In what ways are their stories characteristic (or not) of the refugee experience?
Refugees who come to the United States around the same time from the same geographic region often have similar experiences; however, I also think it can be dangerous to generalize. I wrote this book understanding that the specific is actually the universal. If I was trying to write a book about “The Refugee Experience,” it would fall flat. But writing one person’s story can pull you into what it means to be a refugee. At the same time, I’m really cognizant that I’m a white writer who has never been a refugee, and I can never understand what a refugee has gone through. I don’t think that any one story can convey the totality of the experience. There’s a great Chimamanda Adichie TED talk about the power of a single story, and I think that’s critical when we think about these issues of representation.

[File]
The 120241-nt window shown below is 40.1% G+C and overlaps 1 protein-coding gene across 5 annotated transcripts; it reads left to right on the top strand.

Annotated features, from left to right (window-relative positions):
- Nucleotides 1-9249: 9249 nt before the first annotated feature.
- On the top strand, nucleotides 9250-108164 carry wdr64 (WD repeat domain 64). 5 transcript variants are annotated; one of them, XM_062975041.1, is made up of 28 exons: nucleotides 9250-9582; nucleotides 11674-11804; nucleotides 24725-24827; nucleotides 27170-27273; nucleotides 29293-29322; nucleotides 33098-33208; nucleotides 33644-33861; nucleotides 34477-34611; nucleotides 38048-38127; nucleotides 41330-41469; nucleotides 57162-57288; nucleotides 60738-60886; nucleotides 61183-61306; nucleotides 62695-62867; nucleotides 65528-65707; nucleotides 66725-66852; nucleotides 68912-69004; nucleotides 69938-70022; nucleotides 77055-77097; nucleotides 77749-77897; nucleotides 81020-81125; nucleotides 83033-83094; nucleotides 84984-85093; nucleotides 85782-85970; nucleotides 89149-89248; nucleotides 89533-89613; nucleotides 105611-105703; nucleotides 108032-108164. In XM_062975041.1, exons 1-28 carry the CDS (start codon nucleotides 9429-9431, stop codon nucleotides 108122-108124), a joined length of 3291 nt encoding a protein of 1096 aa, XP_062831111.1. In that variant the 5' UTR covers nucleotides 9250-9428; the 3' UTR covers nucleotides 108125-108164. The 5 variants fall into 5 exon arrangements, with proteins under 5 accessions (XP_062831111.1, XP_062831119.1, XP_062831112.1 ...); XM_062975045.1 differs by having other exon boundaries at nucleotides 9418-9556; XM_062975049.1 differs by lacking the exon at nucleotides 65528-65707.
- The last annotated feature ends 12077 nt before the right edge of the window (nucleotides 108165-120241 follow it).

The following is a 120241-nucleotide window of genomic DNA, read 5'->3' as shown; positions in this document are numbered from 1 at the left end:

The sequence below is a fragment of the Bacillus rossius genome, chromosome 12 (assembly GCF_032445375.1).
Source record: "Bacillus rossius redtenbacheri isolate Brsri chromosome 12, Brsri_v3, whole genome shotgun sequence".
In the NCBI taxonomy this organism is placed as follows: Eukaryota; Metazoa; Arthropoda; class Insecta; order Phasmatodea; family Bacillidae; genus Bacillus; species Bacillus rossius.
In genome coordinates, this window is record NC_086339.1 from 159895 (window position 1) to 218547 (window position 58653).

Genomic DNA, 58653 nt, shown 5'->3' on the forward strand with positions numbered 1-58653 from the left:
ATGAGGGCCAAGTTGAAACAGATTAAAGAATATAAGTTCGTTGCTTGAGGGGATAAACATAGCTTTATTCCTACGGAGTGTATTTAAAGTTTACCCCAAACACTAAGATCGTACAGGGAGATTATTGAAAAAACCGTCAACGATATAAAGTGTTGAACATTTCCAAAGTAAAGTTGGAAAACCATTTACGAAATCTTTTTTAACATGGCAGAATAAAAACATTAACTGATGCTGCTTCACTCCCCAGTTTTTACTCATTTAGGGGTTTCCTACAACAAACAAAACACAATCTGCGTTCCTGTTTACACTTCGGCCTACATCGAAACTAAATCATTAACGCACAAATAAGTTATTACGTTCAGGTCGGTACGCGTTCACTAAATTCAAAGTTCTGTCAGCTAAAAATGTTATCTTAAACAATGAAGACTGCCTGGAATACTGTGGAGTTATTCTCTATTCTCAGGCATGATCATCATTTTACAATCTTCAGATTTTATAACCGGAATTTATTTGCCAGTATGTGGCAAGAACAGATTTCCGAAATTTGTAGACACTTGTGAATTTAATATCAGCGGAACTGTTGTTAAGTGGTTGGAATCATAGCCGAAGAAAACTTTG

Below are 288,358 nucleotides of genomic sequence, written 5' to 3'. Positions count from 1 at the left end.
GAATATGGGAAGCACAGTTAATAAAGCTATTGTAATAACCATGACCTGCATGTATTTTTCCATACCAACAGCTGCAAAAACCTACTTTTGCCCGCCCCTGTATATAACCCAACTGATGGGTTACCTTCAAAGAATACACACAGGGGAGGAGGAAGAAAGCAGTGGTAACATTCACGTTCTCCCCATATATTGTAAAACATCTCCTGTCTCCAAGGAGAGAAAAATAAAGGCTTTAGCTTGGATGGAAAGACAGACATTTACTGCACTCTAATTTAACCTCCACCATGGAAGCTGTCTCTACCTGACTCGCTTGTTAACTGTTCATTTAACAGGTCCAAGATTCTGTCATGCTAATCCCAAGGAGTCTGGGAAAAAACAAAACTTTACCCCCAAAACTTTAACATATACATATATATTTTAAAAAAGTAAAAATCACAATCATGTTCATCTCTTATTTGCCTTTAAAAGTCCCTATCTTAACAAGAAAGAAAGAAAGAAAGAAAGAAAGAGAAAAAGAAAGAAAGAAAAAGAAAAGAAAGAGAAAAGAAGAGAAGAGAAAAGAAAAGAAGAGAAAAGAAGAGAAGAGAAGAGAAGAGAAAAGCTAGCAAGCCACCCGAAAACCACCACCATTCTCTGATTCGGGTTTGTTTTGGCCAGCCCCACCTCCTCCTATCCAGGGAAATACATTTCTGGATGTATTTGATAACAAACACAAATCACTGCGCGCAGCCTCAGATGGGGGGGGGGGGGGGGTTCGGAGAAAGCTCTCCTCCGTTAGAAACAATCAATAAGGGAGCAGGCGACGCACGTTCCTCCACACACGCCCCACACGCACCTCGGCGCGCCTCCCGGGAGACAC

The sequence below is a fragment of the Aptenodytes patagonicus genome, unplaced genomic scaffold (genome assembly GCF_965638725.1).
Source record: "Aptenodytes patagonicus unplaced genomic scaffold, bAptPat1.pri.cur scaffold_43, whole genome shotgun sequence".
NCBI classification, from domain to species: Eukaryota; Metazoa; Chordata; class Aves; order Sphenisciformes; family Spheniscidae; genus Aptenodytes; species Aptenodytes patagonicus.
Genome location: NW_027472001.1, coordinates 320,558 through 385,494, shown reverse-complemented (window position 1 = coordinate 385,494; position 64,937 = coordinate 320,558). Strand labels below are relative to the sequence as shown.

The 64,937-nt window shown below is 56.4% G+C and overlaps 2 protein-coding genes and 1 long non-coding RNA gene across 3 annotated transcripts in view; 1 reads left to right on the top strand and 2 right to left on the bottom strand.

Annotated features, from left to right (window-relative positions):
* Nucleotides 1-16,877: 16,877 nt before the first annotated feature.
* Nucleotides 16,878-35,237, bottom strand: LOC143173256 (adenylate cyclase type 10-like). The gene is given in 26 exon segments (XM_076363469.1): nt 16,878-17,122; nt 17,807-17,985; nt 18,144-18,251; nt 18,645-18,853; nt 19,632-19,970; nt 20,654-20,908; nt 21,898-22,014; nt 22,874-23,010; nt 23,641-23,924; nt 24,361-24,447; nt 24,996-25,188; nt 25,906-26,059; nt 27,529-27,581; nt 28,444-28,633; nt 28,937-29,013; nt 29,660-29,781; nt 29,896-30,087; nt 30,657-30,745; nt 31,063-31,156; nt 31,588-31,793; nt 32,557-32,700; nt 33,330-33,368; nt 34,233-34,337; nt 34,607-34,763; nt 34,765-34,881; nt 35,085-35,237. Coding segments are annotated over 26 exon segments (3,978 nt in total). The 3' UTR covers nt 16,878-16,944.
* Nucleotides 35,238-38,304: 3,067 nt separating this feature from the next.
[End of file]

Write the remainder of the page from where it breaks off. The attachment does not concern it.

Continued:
At the end of the day, I wanted to delve into the history of refugee resettlement and tell the stories of two women that I knew in Austin and what they had gone through. So while I think that this book will be familiar to people who have had similar experiences, in other ways it’s going to be incredibly different. This isn’t a book about “The Refugee Experience” but rather a story of Mu Naw and Hasna.
Mu Naw is a Christian, and Hasna is Muslim. How does religion factor into their stories?